Wednesday, June 15, 2005

President Bush: Democrats' Philosophy of the Stop Sign

Remarks by the President at 2005 President's Dinner: "Political parties can take one of two approaches. One approach is to lead, to focus on the people's business, to take on the tough problems. And that is exactly what our party is doing.

The other approach is to simply do nothing -- to delay solutions, obstruct progress, refuse to take responsibility. Members of the other party have worked with us to achieve important reforms on some issues. Yet, too often, their leadership prefers to block the ideas of others. We hear 'no' to making tax relief permanent. We hear 'no' to Social Security reform. We hear 'no' to confirming federal judges. We hear 'no' to a highly qualified U.N. ambassador. We hear 'no' to medical liability reform. On issue after issue, they stand for nothing except obstruction, and this is not leadership. It is the philosophy of the stop sign, the agenda of the roadblock, and our country and our children deserve better.

Political parties that choose the path of obstruction will not gain the trust of the American people. If leaders of the other party have innovative ideas, let's hear them. But if they have no ideas or policies except obstruction, they should step aside and let others lead.

The United States has a special obligation, in my view, to work with freedom fighters all around the world, to stand squarely with the reformers. I believe it's important for generations to come, because I understand that democracies don't fight each other, that democracies are the way to defeat hatred, that democracies provide the best hope for men and women around the world. There's no doubt in my mind the policies that this administration has taken will make the world more peaceful for generations to come.

The American people have entrusted us with the leadership of this great country at an historic moment. We've set big goals, and they're not always easy to achieve. Otherwise they'd have been done already. But we're going to continue to be the party that sets the big goals, the party that's idealistic, the party of reform. We'll continue to lead, no matter how tough the challenge might be. You see, the American people have given us their trust. But the good news for the American people is, in our policies we trust them. We trust their values; we trust their judgment; we trust them with their own money. So long as we stay true to our values and our ideas, we will do what Americans have always done. We will build a better world for our children and our grandchildren. "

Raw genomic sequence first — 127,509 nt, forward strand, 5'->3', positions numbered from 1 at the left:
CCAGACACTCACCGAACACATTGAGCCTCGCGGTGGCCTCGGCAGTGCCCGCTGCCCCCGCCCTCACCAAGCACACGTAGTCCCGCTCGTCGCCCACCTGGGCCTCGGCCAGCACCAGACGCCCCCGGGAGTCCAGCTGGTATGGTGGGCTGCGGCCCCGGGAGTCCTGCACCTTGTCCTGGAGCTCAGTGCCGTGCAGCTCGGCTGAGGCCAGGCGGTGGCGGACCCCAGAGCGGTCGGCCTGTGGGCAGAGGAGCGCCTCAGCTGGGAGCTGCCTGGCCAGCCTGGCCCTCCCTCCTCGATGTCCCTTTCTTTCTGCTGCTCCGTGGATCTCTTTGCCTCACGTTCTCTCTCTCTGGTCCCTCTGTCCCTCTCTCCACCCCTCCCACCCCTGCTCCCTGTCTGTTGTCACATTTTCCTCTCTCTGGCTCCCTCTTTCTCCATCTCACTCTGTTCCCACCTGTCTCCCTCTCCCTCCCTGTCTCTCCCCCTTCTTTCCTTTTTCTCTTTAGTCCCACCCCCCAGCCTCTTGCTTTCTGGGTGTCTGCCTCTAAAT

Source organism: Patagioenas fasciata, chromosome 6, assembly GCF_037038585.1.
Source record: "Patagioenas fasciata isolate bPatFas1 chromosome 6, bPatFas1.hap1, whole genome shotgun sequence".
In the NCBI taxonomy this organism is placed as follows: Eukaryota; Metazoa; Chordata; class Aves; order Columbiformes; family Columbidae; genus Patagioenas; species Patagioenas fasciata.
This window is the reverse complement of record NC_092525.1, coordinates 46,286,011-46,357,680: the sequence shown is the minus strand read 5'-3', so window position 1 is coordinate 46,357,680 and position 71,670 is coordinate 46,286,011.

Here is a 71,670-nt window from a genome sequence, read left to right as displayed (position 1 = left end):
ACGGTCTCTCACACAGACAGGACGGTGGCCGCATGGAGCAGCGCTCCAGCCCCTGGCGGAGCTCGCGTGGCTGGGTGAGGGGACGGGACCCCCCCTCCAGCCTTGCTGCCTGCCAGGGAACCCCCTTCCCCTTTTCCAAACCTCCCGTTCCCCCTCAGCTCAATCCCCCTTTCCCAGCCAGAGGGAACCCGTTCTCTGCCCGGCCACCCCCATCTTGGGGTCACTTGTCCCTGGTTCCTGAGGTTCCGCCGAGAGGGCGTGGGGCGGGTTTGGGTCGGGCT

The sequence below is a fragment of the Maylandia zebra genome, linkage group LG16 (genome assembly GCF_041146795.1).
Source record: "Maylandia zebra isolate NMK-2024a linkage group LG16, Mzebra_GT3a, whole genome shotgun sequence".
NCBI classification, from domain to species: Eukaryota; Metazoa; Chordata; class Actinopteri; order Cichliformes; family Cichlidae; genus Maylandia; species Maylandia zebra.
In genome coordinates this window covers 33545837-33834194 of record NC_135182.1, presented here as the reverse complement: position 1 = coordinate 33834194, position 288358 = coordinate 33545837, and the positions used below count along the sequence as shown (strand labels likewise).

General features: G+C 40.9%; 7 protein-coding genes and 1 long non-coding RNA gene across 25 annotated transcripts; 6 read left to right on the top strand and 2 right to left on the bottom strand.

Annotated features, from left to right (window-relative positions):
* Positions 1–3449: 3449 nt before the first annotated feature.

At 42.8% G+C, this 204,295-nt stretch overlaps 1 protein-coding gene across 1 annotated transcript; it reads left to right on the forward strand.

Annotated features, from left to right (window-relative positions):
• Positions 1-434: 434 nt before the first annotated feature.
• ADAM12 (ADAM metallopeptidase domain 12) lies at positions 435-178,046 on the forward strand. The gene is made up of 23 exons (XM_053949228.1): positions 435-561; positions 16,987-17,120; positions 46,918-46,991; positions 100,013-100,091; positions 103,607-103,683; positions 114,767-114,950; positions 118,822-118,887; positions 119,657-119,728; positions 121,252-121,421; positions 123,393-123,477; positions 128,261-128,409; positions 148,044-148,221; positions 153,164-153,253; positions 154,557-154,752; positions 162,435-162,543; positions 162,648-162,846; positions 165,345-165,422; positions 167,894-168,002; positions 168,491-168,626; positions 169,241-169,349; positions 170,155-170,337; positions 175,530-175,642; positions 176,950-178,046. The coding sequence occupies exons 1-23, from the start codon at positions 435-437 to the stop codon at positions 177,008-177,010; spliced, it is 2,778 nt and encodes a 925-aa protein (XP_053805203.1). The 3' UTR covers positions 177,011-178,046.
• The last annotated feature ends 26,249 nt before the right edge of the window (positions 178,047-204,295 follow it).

Suing Her Law School

Court Lets Law Graduate Sue GMU Over F: "When Carin Constantine flunked constitutional law after suffering a migraine during the final exam, she did what came naturally. She sued the professor. And the dean. And George Mason University.

Last year, a federal judge in Alexandria threw out Constantine's exercise in the real-life practice of law. But the U.S. Court of Appeals for the 4th Circuit in Richmond decided in her favor Monday, saying Constantine met the requirements to sue under the Americans With Disabilities Act. The appeals court sent her case back to the district court for trial.

A three-judge panel did not rule on Constantine's claim but said that if indeed administrators had denied her a reexamination and a hearing, given her only three days' notice when they allowed her to retake the exam and determined her failing grade in advance, "such conduct would tend to chill a reasonable person's exercise of First Amendment rights." The court acknowledged it was viewing the lawsuit in the light "most favorable" to Constantine.

Constantine, who graduated from George Mason in 2003 with the F on her transcript, is studying to take the bar exam in Florida. She said the whole experience has been "a great lesson in how the system really works."

Monday, June 13, 2005

Jobs on Time

Apple's Jobs Tells Graduates About Dropout - New York Times: "Steve Jobs told Stanford University graduates Sunday that dropping out of college was one of the best decisions he ever made because it forced him to be innovative -- even when it came to finding enough money for dinner.

In an unusually candid commencement speech, Jobs also told the almost 5,000 graduates that his bout with a rare form of pancreatic cancer reemphasized the need to live each day to the fullest.
''Your time is limited so don't let it be wasted living someone else's life,'' Jobs said...

When he was diagnosed with cancer, Jobs said his doctor told him he only had three- to-six months to live. He later found out he had a rare, treatable form of the disease -- but he still learned a tough lesson.

''Remembering you are going to die is the best way to avoid the fear that you have something to lose,'' he said."